The event was hosted in the Nursing Lab. Each bed and unit had a theme such as hygiene, bone health, bicycle helmut safety, and nutrition with a trick or treat focus. Every adult who accompanied their child through the Haunted Hospital received a handout. The students felt it was important that the information be written in easy to understand language, using these evidence-based practices to simplify their educational tool.

Use short words with only one or two syllables.
Spell words out rather than using abbreviations or acronyms.
Organize information Into chunks that improve recall and include no more than 7 items
Keep sentences short. (Bastable, 2003)

Bastable, S.B. (2003). Nurse as educator: Principles of teaching and learning for nursing practice. (2nd ed.). Sudbury, MA: Jones and Barlett Publishers.
(*Bastable is one of the recommended textbooks for use in preparing for the Certified Nurse Educator exam offered by the National League for Nursing.)

Here is what students summarized as the important points for parents with trick or treaters to remember:

Visible outfit.
Street safety.
Carry flashlight.
Never alone.
Safe attire.
Inspect candy.

Prevention and health promotion, that is what the Office of the National Nurse campaign is all about. We hope everyone has a safe and happy Halloween!

The National Nursing Network Organization Team—Saturday, October 18, 2008   Post only 

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Monday, October 13, 2008

Kansas Parish Nurses Support Office of the National Nurse Initiative

Thank you to the parish nurses in Kansas who recently signed on their support to establish an Office of the National Nurse.

The Honorable Lois Capps
1110 Longworth House Office Bld.
Washington D.C. 20515

Dear Congresswoman Capps:

On behalf of the parish nurses in Kansas I am writing in full support of the initiative to establish an Office of the National Nurse. We believe that it is necessary for nurses to provide quality, safe, and compassionate care to all Americans and this must include prevention. Parish Nursing is all about prevention and health promotion in faith communities. If we can prevent disease and illness our congregants will live healthier, longer lives. The financial impact on the healthcare system will be lessened; the uninsured crisis could become less of a burden if people had preventive health care. We desperately need someone in a national position advocating for preventative health care for all.

We fully support and join our fellow nurses across the country in recommending the Chief Nurse Officer position in the USPHS be elevated, strengthened, and titled to become the “National Nurse.”

We thank you for advocating for nursing and supporting our important work. We look forward to reintroduction of legislation that will create the Office of the National Nurse. Please know that we are here to serve in any way that we are needed.


JoVeta Wescott, RN, MSHA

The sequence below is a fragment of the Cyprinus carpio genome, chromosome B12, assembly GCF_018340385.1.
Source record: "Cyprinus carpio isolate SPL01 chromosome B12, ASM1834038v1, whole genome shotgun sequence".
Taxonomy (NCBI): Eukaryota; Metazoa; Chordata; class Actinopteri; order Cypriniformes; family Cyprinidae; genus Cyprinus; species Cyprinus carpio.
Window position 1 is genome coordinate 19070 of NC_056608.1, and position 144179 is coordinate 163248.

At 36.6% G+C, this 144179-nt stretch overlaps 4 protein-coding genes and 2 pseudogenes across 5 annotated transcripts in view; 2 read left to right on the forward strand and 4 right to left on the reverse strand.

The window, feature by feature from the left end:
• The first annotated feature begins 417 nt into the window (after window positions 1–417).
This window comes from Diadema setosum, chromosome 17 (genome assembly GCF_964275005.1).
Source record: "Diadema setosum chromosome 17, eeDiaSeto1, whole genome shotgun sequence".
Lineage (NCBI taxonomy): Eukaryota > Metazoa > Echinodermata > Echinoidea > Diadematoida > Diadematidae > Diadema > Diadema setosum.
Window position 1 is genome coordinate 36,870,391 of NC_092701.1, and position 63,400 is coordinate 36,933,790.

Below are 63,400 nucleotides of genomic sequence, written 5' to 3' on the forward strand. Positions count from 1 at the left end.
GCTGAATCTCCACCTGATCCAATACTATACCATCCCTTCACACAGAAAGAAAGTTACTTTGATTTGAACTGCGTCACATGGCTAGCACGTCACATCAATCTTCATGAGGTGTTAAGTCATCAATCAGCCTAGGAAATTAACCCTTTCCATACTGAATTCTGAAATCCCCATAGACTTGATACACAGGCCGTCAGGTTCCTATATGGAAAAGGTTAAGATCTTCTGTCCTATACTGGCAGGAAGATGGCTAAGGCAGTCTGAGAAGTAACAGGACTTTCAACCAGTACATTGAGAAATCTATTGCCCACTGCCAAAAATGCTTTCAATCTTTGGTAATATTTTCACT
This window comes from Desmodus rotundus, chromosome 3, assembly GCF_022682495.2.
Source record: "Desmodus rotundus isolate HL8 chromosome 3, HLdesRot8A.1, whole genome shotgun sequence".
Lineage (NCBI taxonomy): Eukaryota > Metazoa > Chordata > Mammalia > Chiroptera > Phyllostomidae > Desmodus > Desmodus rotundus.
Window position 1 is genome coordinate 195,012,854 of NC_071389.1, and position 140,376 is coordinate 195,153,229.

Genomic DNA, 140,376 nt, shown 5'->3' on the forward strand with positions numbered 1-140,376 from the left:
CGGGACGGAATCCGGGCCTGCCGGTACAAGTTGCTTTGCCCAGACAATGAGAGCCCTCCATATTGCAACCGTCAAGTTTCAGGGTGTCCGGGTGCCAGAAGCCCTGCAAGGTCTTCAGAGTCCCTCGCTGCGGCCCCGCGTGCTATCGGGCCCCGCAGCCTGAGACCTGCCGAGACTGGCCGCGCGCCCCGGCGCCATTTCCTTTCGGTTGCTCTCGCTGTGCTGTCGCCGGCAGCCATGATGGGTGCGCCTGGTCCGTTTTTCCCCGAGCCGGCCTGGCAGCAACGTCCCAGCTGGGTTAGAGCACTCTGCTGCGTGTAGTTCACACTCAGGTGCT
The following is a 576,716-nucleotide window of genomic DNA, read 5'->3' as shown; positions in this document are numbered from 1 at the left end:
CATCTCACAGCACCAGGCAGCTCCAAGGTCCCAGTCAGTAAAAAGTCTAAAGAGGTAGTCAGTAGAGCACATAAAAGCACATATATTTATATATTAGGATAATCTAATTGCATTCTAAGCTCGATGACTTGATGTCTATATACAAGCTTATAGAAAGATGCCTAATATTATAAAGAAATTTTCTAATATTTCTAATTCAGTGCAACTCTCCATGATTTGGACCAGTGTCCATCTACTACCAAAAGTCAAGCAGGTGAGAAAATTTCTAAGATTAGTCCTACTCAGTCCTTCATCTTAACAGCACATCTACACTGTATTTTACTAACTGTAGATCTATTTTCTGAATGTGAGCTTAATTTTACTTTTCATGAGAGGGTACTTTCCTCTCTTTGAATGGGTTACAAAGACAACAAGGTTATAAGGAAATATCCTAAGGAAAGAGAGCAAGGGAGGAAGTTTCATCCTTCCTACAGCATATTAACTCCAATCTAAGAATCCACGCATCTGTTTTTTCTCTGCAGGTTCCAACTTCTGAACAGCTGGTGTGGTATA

Executive Director Kansas Parish Nurse Ministry, Inc.

The National Nursing Network Organization Team—Monday, October 13, 2008   Post only 

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Monday, October 06, 2008

United State of Nursing

Thank you to Shelby Evans, Associate Editor of ADVANCE for Nurses who authored a recent article about the Office of the National Nurse initiative in the September issue, "United State of Nursing". Ms. Evans summarizes the entire article in her sub-heading, Quest continues to establish an Office of the National Nurse.

The author takes us back to May 2005 when the op/ed, "America's Nurse" was published in The New York Times. It contains the current proposal that was revised in the summer of 2007 based on feedback the National Nursing Network Board of Directors received from national nursing leaders, stakeholders, and elected officials.

From the article:

The importance of the prestige implicit in the concept of a National Nurse is part of the reason the campaign seeks to grow the office from the current USPHS chief nursing officer role. The position already is aligned to work directly with the office of the Surgeon General and is reputable among public health nursing leadership.

"We want to elevate that stature and bring about cooperation, not competition, and work together on common goals," Mills said. "We do need to do something differently, and it is a paradigm shift in some regards — and yet not really. All the pieces have been in play for years, we just have to put them together."

The fragmentation of the nursing profession in recent years, due to emphasis on specialty, education level and other factors, is something that could be improved through national nurse leadership, Mills believes, and uniting in common goals is crucial.

"There's just too much work to be done to be pulled apart; we need to come together."

The National Nursing Network Organization Team—Monday, October 06, 2008   Post only